Participatory Budgeting (PB) is spreading quickly and now exists in environments that are very different from Porto Alegre, Brazil, where it began, including places as diverse as New York City, Northern Mexico, and rural Kenya. It is increasingly used as a policy tool and not as a radical democratic effort, which was its original purpose. PB also now exists at all levels of government around the world, including neighborhoods, cities, districts, counties, states, and national governments, although it is most widely implemented in districts and cities. Many donors and international organizations support PB efforts, as do non-profit advocacy organizations in countries that use PB.
PB is rapidly expanding across the world because many of its core tenets appeal to many different audiences. Leftist activists and politicians support PB because they hope that PB will help broaden the confines of representative democracy, mobilize followers, and achieve greater social justice. PB is also attractive within major international agencies, like the World Bank, European Union, and USAID, because of its emphasis on citizen empowerment through participation, improved governance, and better accountability.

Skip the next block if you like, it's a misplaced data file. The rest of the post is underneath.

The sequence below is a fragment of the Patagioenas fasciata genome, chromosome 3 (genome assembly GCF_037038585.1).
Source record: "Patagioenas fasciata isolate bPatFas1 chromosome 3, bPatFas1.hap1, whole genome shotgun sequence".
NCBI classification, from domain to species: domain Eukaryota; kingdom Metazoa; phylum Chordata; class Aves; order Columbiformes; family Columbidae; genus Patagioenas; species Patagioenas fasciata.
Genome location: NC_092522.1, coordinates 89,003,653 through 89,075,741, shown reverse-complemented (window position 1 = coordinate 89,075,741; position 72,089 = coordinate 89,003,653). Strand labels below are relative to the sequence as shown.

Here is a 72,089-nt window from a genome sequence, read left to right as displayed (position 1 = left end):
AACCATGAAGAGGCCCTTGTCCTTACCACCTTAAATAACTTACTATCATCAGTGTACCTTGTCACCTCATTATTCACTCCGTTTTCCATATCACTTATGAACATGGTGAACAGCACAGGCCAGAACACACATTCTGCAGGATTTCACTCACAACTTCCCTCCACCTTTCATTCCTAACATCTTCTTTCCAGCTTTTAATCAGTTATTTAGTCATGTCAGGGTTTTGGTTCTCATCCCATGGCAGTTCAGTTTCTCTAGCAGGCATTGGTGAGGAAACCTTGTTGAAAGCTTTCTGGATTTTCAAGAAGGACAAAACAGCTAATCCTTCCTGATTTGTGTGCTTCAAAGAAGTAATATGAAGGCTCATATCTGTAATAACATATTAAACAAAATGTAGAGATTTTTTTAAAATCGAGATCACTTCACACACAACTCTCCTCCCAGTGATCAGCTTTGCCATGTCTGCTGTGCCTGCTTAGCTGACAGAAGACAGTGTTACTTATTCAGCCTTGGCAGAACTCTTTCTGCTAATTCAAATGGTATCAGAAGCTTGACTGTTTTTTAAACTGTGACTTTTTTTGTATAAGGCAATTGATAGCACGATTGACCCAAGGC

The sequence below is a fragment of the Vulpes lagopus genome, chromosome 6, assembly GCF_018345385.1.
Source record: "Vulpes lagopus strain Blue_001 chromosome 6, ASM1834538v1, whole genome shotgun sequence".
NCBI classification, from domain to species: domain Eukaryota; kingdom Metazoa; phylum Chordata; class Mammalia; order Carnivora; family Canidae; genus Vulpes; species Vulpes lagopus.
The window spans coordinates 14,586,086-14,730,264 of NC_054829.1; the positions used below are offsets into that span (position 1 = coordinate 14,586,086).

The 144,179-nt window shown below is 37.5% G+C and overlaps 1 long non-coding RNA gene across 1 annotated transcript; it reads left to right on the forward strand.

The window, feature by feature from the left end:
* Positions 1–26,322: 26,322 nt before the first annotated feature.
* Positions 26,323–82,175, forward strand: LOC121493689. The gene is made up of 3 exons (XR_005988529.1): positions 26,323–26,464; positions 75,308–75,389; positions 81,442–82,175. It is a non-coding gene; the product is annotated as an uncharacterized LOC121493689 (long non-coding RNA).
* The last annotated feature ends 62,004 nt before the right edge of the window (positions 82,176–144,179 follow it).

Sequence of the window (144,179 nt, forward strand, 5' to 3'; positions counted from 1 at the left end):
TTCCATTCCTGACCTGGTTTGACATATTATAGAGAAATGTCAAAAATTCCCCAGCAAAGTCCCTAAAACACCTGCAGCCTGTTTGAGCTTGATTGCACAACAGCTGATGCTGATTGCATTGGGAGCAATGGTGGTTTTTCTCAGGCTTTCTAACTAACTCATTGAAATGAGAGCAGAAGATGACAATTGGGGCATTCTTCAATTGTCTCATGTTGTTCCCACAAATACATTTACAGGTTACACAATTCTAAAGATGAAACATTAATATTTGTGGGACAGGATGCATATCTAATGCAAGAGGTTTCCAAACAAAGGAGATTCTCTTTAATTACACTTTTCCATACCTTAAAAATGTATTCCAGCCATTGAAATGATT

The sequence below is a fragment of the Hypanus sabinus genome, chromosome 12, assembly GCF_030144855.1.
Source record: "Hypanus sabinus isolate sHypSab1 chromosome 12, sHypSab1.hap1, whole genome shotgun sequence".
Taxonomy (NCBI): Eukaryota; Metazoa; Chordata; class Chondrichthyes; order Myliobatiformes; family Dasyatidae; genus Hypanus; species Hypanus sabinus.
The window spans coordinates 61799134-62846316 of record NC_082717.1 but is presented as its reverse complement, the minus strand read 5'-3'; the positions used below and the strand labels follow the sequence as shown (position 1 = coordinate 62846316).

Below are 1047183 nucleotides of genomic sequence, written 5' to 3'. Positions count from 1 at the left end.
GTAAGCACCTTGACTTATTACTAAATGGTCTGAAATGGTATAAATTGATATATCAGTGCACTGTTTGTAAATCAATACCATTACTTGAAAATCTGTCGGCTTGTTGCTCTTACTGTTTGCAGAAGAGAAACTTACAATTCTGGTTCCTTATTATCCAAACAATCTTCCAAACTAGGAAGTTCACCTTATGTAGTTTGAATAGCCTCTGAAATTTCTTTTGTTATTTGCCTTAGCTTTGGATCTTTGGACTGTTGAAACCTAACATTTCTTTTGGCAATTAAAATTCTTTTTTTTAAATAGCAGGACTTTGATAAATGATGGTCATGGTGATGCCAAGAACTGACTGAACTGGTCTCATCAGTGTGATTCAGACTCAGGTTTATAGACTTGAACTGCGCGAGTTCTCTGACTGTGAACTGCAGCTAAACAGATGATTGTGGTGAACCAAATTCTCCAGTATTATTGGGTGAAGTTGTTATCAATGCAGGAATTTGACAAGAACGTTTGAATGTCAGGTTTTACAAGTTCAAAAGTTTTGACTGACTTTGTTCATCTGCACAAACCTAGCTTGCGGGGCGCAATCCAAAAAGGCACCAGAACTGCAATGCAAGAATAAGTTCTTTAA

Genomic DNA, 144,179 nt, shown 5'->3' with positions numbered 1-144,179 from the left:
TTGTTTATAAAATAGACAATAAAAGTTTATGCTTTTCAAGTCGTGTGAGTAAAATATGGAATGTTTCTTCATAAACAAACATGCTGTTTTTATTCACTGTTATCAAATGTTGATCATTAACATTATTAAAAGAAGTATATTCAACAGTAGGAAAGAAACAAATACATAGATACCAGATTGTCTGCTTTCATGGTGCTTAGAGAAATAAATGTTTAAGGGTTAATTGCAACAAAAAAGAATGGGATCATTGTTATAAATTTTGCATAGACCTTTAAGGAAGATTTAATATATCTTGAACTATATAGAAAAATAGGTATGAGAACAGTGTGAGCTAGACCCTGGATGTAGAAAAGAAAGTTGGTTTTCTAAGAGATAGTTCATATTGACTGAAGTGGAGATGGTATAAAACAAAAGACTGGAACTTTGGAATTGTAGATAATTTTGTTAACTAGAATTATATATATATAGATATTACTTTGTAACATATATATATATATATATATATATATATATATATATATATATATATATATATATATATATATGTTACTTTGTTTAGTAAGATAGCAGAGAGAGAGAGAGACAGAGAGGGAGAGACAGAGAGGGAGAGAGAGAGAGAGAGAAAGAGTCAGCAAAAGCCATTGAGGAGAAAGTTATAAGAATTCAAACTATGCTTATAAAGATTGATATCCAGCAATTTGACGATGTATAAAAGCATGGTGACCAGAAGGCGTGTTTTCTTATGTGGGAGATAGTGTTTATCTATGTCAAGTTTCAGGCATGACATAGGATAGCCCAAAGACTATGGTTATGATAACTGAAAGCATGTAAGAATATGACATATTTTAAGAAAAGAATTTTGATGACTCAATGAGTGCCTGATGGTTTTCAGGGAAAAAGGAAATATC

Governments, donors, and activists hope that PB will produce social change on different levels. First, it is hoped that PB will produce attitudinal and behavioral change at the individual-level, including among citizen participants, elected officials, and civil servants. PB advocates hope that PB programs will induce broader support for democratic policy-making processes, help build social trust, and build greater legitimacy for democracy. Second, PB advocates hope that PB will have spill-over effects that produce broader changes in four general areas, listed below.
- Stronger civil society
- PB creates a stronger civil society by increasing CSO density (number of groups), expanding the range of CSO activities, and promoting new partnerships with governments.
- Improved Transparency
- PB improves transparency by generating greater citizen and CSO knowledge, allowing for more oversight and monitoring, and increasing the efficiency of budget allocations.
- Greater accountability
- PB improves governance and accountability because citizens are more likely to be aware of their rights and government activity through PB. Government officials will then respond to citizens’ demands and collaborate in pursuit of shared interests.
- Improved Social Outcomes
- PB improves social outcomes through improved governance, newly-empowered, better-informed citizens, as well as through the allocation of public-works projects that focus on the needs of underserved communities.
This report, written in 2018, is published at a time of dynamic change in the PB field. We acknowledge that there are books, and articles with important insights that we were unable to include in this synthesis. It is our hope that this report will aid citizens, governments, practitioners, and donors as they contemplate how PB programs may improve the quality of democracy, service delivery, community trust, and well-being. We thank David Sasaki, the Hewlett Foundation, and the Omidyar Network for their support throughout the process of developing this report.
Original post and report can be accessed here